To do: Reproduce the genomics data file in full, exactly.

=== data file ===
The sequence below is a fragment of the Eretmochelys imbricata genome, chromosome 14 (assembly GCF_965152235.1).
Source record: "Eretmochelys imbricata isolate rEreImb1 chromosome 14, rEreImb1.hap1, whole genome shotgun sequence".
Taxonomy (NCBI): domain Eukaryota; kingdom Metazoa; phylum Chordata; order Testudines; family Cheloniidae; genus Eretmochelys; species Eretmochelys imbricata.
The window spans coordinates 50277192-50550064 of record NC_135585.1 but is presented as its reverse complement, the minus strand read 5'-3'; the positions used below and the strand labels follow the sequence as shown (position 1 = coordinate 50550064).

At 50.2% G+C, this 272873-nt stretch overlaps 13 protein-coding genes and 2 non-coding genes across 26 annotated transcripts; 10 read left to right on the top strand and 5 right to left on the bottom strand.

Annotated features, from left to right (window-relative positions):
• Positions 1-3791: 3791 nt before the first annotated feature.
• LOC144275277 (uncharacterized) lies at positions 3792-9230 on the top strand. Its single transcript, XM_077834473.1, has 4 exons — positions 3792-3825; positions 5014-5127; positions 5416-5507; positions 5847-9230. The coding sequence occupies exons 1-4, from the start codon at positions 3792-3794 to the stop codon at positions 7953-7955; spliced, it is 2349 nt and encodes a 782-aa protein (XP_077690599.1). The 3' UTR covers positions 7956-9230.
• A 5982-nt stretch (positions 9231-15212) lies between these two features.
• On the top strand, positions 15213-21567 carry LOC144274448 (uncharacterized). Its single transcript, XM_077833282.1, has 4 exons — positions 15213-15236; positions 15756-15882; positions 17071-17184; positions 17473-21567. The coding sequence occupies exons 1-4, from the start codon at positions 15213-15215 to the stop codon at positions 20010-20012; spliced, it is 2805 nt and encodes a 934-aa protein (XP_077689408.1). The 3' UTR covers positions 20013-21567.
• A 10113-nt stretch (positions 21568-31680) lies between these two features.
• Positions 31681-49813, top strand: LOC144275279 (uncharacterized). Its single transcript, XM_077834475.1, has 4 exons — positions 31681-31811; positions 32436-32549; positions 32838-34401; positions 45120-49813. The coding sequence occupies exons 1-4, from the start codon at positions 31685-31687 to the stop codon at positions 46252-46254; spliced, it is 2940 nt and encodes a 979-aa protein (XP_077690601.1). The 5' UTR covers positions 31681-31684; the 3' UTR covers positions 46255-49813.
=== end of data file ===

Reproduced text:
The sequence below is a fragment of the Eretmochelys imbricata genome, chromosome 14 (assembly GCF_965152235.1).
Source record: "Eretmochelys imbricata isolate rEreImb1 chromosome 14, rEreImb1.hap1, whole genome shotgun sequence".
Taxonomy (NCBI): domain Eukaryota; kingdom Metazoa; phylum Chordata; order Testudines; family Cheloniidae; genus Eretmochelys; species Eretmochelys imbricata.
The window spans coordinates 50277192-50550064 of record NC_135585.1 but is presented as its reverse complement, the minus strand read 5'-3'; the positions used below and the strand labels follow the sequence as shown (position 1 = coordinate 50550064).

At 50.2% G+C, this 272873-nt stretch overlaps 13 protein-coding genes and 2 non-coding genes across 26 annotated transcripts; 10 read left to right on the top strand and 5 right to left on the bottom strand.

Annotated features, from left to right (window-relative positions):
• Positions 1-3791: 3791 nt before the first annotated feature.
• LOC144275277 (uncharacterized) lies at positions 3792-9230 on the top strand. Its single transcript, XM_077834473.1, has 4 exons — positions 3792-3825; positions 5014-5127; positions 5416-5507; positions 5847-9230. The coding sequence occupies exons 1-4, from the start codon at positions 3792-3794 to the stop codon at positions 7953-7955; spliced, it is 2349 nt and encodes a 782-aa protein (XP_077690599.1). The 3' UTR covers positions 7956-9230.
• A 5982-nt stretch (positions 9231-15212) lies between these two features.
• On the top strand, positions 15213-21567 carry LOC144274448 (uncharacterized). Its single transcript, XM_077833282.1, has 4 exons — positions 15213-15236; positions 15756-15882; positions 17071-17184; positions 17473-21567. The coding sequence occupies exons 1-4, from the start codon at positions 15213-15215 to the stop codon at positions 20010-20012; spliced, it is 2805 nt and encodes a 934-aa protein (XP_077689408.1). The 3' UTR covers positions 20013-21567.
• A 10113-nt stretch (positions 21568-31680) lies between these two features.
• Positions 31681-49813, top strand: LOC144275279 (uncharacterized). Its single transcript, XM_077834475.1, has 4 exons — positions 31681-31811; positions 32436-32549; positions 32838-34401; positions 45120-49813. The coding sequence occupies exons 1-4, from the start codon at positions 31685-31687 to the stop codon at positions 46252-46254; spliced, it is 2940 nt and encodes a 979-aa protein (XP_077690601.1). The 5' UTR covers positions 31681-31684; the 3' UTR covers positions 46255-49813.